In 1936, on this day Socialist President-elect Alfred Emanuel Smith, Jr. confirmed the abolition of the Office of Secretary of General Affairs.The Business Plot Unravels
Because in 1934 President Franklin D. Roosevelt had been reduced to a figurehead by the so-called Business Plotters, Wall Street elites who had manoerved Major General Smedley D. Butler into the all powerful position of super-secretary.
The most decorated US marine in history, Butler had been elevated to national political stature by his appearance alongside former Army sergeant Walter W. Waters at the Anacostia flats (pictured) on July 17, 1932. Water's so-called Bonus Army were the thousands of World War I veterans who had converged on Washington, D.C. to set up tent camps, demanding immediate payment of bonuses due them according to the Adjusted Service Certificate Law of 1924. President Herbert Hoover ordered the marchers removed, and their camps were destroyed by US Army cavalry troops under the command of General Douglas MacArthur.
But it was not just veterans that questioned whether the foundations of liberal democracy were being shaken by the Great Depression.
The cocktail elite's opposition to the New Deal program led the White House to leak the silent government take-over to the press. Yet the newspapers were controlled by the elite, who down-played Roosevelt's evidence to protect the interests of advertisers and their owners.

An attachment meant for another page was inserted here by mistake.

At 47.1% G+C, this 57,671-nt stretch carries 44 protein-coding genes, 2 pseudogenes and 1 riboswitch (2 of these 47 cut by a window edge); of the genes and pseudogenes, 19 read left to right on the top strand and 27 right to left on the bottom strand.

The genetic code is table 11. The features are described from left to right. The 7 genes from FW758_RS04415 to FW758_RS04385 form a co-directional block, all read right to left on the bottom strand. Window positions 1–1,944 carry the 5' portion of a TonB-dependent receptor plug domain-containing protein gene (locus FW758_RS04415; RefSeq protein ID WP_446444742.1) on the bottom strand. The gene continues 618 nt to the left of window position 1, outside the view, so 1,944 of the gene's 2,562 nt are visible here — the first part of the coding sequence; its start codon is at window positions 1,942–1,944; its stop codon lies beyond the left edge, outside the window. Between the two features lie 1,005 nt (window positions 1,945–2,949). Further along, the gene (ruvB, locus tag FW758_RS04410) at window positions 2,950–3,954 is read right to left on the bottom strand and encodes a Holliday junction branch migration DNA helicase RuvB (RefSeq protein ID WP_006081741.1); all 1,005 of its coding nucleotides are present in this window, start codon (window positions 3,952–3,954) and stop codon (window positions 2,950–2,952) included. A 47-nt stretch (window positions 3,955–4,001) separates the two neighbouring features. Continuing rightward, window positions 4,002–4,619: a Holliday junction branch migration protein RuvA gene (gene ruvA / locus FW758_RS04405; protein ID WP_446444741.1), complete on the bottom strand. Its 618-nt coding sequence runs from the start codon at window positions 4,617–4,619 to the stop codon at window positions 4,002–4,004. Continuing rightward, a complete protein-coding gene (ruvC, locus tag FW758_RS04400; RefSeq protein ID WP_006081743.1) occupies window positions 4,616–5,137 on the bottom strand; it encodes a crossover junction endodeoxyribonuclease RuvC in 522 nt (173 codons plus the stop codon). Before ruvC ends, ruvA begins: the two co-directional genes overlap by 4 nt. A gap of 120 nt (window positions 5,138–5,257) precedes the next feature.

In the absence of New Deal Projects to employ the general population, the public soon turned against the popular General Butler. And two years later, the defeated Democratic candidate from the 1928 Presidential race Al Smith ran on a Socialist ticket, promising to seize the government back for the people. Perhaps the iconic image of the era would be Smith's grandchildren cutting the ribbon when the world's tallest skyscraper, the Socialist State Building opened on May 1, 1941.
Of course less than twelve months later the Building was destroyed by RAF bombers flying from the last outpost of British power in North America, St. Johns in Newfoundland. And as imperial British and Germans troops prepared to invade, Socialist America would sorely miss the commanding leadership of 'the Flying Quaker', former Secretary of General Affairs Major General Smedley D. Butler.